The Divinity School intelligentsia are not exactly known for throwing blow out parties. At a 12:30 p.m. ceremony yesterday, however, a crowd packed into the Divinity School dining hall to welcome Rebecca Chopp, the provost of Emory University whom Yale President Richard Levin named the school’s first female dean.
Chopp, who will officially become dean July 1, is widely respected for her views on women’s issues and theology. She replaces Harry Adams, who became acting dean of the Divinity School Jan. 1, following former dean Richard Wood’s accelerated departure.
Wood, who had initially planned to retire in the spring, left his post in December for the presidency of the New York-based United Fund for Christian Higher Education in Asia. Many in the Divinity School have said Wood did not work well with the faculty, and many said they hope that Chopp will be able to restore unity from the top.
“I’m extraordinarily excited,” Chopp told the crowd. “This is the best job in higher education today.”
She spoke of the Divinity School as a center not only for theological scholarship but one attuned to present day societal crises that is able and ready to “meet the pressing needs of the culture and the world.”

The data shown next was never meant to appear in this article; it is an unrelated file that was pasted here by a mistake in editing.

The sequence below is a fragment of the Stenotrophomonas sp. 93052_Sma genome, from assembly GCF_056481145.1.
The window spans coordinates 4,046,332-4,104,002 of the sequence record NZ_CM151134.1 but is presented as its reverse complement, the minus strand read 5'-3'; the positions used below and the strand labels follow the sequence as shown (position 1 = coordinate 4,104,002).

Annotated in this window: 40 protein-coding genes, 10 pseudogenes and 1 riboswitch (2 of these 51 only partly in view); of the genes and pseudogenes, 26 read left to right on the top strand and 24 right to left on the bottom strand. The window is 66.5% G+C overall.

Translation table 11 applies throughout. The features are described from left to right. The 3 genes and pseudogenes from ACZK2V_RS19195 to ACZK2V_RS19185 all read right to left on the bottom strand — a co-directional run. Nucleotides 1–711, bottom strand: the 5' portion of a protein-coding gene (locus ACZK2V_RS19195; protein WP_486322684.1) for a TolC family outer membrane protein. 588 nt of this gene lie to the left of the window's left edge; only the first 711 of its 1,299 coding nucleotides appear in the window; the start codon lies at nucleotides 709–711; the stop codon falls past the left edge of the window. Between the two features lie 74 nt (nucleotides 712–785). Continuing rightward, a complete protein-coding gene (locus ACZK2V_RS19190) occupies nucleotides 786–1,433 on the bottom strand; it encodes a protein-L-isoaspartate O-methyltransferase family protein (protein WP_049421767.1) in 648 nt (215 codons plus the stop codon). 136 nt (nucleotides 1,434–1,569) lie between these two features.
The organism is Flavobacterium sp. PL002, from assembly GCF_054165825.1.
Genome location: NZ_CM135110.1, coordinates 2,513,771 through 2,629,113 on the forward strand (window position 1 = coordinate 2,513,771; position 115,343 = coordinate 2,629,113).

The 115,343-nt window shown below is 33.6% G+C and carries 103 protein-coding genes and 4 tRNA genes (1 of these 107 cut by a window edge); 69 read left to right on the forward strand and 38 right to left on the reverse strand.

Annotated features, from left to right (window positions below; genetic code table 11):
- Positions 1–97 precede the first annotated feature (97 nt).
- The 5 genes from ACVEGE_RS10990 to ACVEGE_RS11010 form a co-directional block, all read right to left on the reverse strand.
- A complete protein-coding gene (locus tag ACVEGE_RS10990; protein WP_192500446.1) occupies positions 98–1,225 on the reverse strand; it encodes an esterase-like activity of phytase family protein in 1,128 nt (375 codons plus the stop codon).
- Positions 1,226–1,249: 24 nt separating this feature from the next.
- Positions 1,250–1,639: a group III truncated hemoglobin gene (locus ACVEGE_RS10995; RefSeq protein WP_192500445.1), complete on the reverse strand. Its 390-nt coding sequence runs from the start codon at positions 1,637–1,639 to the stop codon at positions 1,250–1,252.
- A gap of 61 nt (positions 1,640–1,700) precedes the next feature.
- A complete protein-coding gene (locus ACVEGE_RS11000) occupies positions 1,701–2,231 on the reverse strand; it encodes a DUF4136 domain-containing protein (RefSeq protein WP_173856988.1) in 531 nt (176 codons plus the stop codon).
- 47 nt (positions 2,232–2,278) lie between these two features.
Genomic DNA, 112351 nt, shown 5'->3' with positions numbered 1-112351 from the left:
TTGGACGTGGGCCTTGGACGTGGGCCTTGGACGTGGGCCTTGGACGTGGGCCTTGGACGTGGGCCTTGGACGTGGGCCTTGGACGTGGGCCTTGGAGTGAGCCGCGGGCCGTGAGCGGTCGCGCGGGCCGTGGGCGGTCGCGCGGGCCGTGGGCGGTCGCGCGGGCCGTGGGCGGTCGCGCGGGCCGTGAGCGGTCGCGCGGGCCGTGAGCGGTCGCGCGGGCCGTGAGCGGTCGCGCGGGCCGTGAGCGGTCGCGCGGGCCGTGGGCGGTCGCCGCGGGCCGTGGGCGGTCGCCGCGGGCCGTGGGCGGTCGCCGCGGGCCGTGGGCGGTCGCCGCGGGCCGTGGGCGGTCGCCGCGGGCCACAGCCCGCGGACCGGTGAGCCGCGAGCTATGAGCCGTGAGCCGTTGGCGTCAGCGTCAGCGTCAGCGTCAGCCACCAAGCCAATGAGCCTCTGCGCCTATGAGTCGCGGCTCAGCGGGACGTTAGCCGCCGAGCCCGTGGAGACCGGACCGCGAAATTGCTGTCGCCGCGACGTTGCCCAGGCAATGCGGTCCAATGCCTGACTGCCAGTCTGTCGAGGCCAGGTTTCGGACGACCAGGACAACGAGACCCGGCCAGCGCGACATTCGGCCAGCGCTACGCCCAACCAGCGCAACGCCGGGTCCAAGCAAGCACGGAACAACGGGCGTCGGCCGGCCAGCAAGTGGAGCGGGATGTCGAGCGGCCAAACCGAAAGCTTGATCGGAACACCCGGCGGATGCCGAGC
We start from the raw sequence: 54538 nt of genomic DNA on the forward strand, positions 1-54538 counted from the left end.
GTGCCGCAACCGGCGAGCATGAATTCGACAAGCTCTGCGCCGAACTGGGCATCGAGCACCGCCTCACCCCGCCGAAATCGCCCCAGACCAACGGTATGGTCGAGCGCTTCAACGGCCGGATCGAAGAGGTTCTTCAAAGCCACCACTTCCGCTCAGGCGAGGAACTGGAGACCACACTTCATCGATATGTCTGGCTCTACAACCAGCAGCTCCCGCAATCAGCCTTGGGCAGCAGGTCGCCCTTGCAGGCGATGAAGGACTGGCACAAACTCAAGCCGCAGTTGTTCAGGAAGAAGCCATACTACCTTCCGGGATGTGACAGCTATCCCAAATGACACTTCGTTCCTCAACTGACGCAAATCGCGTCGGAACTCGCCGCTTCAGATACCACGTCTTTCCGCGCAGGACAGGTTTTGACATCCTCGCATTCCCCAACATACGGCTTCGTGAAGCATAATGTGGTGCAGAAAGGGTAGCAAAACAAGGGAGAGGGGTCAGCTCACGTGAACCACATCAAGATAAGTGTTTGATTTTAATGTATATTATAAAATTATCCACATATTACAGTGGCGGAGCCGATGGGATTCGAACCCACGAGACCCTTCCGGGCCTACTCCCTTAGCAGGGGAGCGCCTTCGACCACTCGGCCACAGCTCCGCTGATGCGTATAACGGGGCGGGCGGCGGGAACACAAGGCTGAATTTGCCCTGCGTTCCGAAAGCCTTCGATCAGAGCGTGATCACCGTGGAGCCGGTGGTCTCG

She also said she was excited to be making a new life in New Haven. She announced her husband would work in some capacity to raise funds for Yale, though the specifics of his job have not yet been worked out.
Chopp discussed briefly her qualifications for the job, and said her stint as provost at Emory qualify her to handle the job’s more mundane tasks.
“I also understand a wee bit about budgets and administration,” Chopp said.
She thanked Levin for his help in procuring funding for the Divinity School’s $41 million physical plant renovations that began under Wood’s tenure and are currently underway. Wood also has been credited with increasing the number of student applications and balancing the Divinity School budget.
On the philosophical front, she cited the famous theologians Paul Tillich and Reinhold Niebuhr as guiding inspirations whose work she would look to in charting the school’s path to the future. She credited Tillich with the idea there are times in human history when great spiritual inroads can be made into the community. Niebuhr, she said, had inspired her with his reinterpretation of basic human verities such as love and loyalty.
Levin introduced Chopp and expressed his admiration for her academic talent. He also saluted the Divinity School’s search committee, headed by professor Nicholas Wolterstorff, for its nomination of Chopp for the job. She was one of three names submitted by the committee to Levin, who made the final hiring decision.
“I was pleased at the response for Rebecca,” said David Bartlett, the school’s dean for academic affairs. “I was pleased at the response of the central administration.”